Larry C. Knauer, Biography
Larry C. Knauer,
a candidate for AAPG treasurer, is a senior geologist with Texaco
in Bakersfield, Calif.
A native of Long Beach, Calif., Knauer earned
his bachelor's degree in geology from Whittier College and a master's
from the University of California at Los Angeles.
Knauer began his career as a petroleum geologist
with Gulf Oil, which in 1985 became a part of Chevron. In 1987,
Knauer became a lecturer/curator at the California Well Sample Repository
at California State University at Bakersfield, as well as a consultant
for oil environmental issues in Kern County. In 1989 he took a senior
geologist position with Bechtel Petroleum Operations before moving
on to join Texaco in 1997.
Knauer has been a member of AAPG since 1982
and he is a registered geologist in California.
Active in the AAPG Pacific Section, Knauer
has held a number of leadership positions there, including president
in 1996-97. In 1999 he received the Section's Honorary Lifetime
Member award. Knauer also has served as president of the San Joaquin
Geological Society. Knauer was an AAPG House of Delegates alternate
Additional professional affiliations include
the Society of Petroleum Well Log Analysts.
Why I Accepted the Invitation To Be a Candidate For AAPG Office
AAPG is a unique organization that thrives
through a combination of good business sense, a true vision of its
purpose as a vehicle for education and assistance to its members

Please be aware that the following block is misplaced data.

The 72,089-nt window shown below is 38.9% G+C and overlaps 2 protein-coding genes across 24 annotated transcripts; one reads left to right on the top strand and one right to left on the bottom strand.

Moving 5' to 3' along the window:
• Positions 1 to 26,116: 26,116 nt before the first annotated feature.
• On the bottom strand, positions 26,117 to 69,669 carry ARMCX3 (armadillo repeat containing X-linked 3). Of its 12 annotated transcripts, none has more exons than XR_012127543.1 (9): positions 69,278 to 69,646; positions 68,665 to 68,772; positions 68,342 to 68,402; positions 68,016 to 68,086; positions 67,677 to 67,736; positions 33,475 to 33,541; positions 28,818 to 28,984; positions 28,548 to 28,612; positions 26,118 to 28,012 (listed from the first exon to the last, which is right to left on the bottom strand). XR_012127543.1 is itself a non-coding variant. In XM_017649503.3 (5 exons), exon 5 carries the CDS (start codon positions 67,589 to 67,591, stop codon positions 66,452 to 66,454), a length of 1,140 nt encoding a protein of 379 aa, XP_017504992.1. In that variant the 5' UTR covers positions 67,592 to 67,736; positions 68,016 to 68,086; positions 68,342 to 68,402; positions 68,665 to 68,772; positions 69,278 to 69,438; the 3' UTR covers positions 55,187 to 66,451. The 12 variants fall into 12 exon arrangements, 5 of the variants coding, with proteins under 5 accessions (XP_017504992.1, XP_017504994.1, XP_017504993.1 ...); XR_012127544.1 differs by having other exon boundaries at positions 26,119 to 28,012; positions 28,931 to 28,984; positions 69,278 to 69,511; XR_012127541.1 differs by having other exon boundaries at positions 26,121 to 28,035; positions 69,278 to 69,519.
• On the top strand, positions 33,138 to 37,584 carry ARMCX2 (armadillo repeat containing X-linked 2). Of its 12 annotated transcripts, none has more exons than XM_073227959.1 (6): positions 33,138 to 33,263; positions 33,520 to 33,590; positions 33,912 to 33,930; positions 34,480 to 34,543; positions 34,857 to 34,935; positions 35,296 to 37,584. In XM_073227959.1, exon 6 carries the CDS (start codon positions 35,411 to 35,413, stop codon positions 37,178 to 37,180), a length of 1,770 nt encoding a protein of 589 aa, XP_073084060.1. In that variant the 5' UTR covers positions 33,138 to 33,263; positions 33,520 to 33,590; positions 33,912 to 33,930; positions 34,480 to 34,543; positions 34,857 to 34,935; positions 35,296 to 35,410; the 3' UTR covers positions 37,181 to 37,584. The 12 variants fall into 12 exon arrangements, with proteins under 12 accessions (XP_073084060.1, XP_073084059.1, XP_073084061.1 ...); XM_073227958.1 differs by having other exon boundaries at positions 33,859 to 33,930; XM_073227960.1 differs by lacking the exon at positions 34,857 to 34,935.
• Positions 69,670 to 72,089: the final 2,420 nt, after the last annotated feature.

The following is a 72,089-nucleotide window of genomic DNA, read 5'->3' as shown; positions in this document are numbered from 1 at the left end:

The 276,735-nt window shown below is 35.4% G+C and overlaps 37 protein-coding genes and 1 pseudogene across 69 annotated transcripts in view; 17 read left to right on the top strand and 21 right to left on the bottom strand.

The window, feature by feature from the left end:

and the public, and its member's volunteerism.
I believe in volunteerism. I think giving
something back to the profession you have selected is important.
It is no less important than giving something of yourself to improve
the community in which you live.
I have participated in the Pacific Section
AAPG a great deal over the years. I see the direct benefit of what
even a small number of volunteers are able to accomplish for our
members. I see the camaraderie and flow of information grow as the
network of geologists expands to include more of us. One of the
main things we need to do is encourage fellow geologists to get
actively involved. It is a slow process, usually involving one person
at a time. We need to make a greater effort to bring more of what
AAPG has to offer to the local societies and sections.
Joining with other professional societies
for annual meetings has proven to be beneficial. The last two annual
section meetings in the Pacific Section were done with the SPE in
2000 and the GSA in 2001. We are teaming up with the SPE again in
2002 in Anchorage. While the culture of these groups is somewhat
different, that difference has provided the main benefit of working
together on these joint meetings. That benefit is the many new ideas
to which each of the organizations has been exposed. Not just technical
ideas, but differences in the philosophy of how to run a meeting
for the maximum benefit of the membership.
I accepted the invitation to stand for the
office of treasurer of AAPG because I saw it as an opportunity to
get to know geologists from other sections in AAPG. I want to find
out how they conduct themselves in their geologic communities. I
want to know what programs they support and how they get people
involved in doing the work.
Most of all, I want to find a way to connect
the local societies, the regional sections and the national AAPG
office into a more organized system of data exchange and mutual
support. Rick Fritz has the right idea in going digital as much
as possible, and expanding the AAPG Web site. But digital isn't
everything. People are still needed to facilitate the connection
between Tulsa and the outlying areas. I have a few ideas to discuss
with the members and the staff of AAPG over the next year or two.
I hope during that time to bring some new ideas back to the Pacific
Section for the benefit of its members.